The idea was to use a geographical absurdity in the title, although Google indicates that Romania, known for its forests, does also have steppes. Don’t tell the kids. I’m not sure that even Yannets Levi is aware. The Hebrew word used in the title was aravot.
Levi’s talk was followed by one from Ifat Israel Kfir called “Collection — Not a Dirty Word.” She advised translators to be careful when choosing their clients and to be assertive about payment. Payment in advance is best, especially if the client is new. All agreements must be in writing, and if trouble is a possibility, conversations should be recorded. To screen potential corporate clients, translators can use not only Google but also Dun & Bradstreet or the government’s corporate registry. Individuals can be checked with the population registry, and with the Office of Execution Proceedings (hotsaah lapo’al) regarding any bad debts. Credit risk insurance is a good idea. When a client defaults and the authorities must be called in, working through the Office of Execution Proceedings is simpler than going to small claims court.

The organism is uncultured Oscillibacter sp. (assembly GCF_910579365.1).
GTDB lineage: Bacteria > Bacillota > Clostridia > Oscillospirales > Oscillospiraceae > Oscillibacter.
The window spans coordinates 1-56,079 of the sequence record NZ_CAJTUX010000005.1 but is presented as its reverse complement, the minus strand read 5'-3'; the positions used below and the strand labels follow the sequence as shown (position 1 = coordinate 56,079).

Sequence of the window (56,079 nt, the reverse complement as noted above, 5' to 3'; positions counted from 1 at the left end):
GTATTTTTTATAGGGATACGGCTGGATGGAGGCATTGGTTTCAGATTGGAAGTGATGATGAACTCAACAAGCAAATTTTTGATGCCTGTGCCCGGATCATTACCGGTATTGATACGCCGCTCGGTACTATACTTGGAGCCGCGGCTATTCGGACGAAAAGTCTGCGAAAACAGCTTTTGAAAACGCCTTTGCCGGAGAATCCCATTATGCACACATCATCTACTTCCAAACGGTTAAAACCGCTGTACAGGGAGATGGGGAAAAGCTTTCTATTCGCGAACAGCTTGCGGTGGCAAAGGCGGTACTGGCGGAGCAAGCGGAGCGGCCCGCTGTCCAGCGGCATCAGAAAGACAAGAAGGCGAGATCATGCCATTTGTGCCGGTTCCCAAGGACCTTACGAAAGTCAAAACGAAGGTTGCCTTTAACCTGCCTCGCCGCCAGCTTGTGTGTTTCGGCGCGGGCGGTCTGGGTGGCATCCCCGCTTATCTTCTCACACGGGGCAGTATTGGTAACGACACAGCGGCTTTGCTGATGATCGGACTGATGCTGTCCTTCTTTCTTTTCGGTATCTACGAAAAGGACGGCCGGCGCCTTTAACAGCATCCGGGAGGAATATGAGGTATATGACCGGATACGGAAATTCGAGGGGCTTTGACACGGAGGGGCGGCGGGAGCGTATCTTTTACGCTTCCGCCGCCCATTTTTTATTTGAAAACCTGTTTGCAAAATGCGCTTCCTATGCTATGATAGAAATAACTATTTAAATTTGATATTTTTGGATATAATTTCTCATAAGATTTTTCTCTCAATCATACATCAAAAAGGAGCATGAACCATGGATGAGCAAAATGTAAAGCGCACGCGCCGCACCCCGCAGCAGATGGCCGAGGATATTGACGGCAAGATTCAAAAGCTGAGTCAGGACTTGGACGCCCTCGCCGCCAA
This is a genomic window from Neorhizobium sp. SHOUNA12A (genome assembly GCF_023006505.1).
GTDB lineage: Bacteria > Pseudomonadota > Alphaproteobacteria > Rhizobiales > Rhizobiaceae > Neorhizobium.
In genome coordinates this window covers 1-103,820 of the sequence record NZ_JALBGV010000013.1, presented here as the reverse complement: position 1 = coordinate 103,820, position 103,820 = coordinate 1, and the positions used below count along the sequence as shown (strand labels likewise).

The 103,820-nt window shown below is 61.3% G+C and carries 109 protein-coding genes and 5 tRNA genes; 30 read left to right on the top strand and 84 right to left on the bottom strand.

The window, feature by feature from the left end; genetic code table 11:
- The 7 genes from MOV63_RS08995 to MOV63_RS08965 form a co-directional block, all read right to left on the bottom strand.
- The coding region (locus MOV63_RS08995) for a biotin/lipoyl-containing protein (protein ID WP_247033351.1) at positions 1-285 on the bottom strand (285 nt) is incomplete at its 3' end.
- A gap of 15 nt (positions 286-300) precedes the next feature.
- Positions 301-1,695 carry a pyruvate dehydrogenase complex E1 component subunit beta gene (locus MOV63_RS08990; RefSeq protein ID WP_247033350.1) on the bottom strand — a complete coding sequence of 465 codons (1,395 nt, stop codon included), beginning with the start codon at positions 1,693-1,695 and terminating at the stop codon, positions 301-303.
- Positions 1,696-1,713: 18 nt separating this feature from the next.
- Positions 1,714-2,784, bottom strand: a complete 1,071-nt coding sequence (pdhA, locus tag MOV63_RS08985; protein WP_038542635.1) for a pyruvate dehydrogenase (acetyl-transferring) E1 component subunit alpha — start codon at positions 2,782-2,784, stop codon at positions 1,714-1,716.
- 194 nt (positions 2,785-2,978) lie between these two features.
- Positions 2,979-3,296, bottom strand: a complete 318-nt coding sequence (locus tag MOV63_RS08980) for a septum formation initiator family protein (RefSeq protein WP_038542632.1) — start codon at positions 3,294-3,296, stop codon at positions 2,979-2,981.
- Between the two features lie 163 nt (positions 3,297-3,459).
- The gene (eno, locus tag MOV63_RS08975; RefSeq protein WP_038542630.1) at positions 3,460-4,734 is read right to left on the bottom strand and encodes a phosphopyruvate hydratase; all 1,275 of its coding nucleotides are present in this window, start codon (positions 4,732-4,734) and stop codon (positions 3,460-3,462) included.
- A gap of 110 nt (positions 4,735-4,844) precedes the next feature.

On the convention’s “Cultural & Literary” track, Alan Clayman undertook to repolish the reputation of Edward Fitzgerald’s Rubaiyat translation — or adaptation — as a legitimate landmark in English literary history, a product of its times, and a commendable piece of work.
Jessica Setbon and Shira Leibowitz-Schmidt presented the newly translated book From Sinai to Ethiopia: The Halakhic & Conceptual World of the Ethiopian Jews, by Sharon Shalom, translated by Setbon. Sharon was the first Ethiopian to become a rabbi, and he is reconciled to the absorption of Ethiopian Jewry into rabbinic Judaism, but he doesn’t want the Ethiopian Jewish traditions lost to history and Setbon quoted some defenses of their legitimacy. Ethiopian Jews, for example, would bring money to the synagogue on the Sabbath and donate it. “But it’s forbidden to carry money on the Sabbath!” a rabbinic Jew might protest. “I’ve seen what happens at your synagogues,” one Ethiopian Jew responded: “You auction off the privilege of Torah reading, congregants make a big thing out of pledging a lot of money, and then they don’t pay up. Which is better?”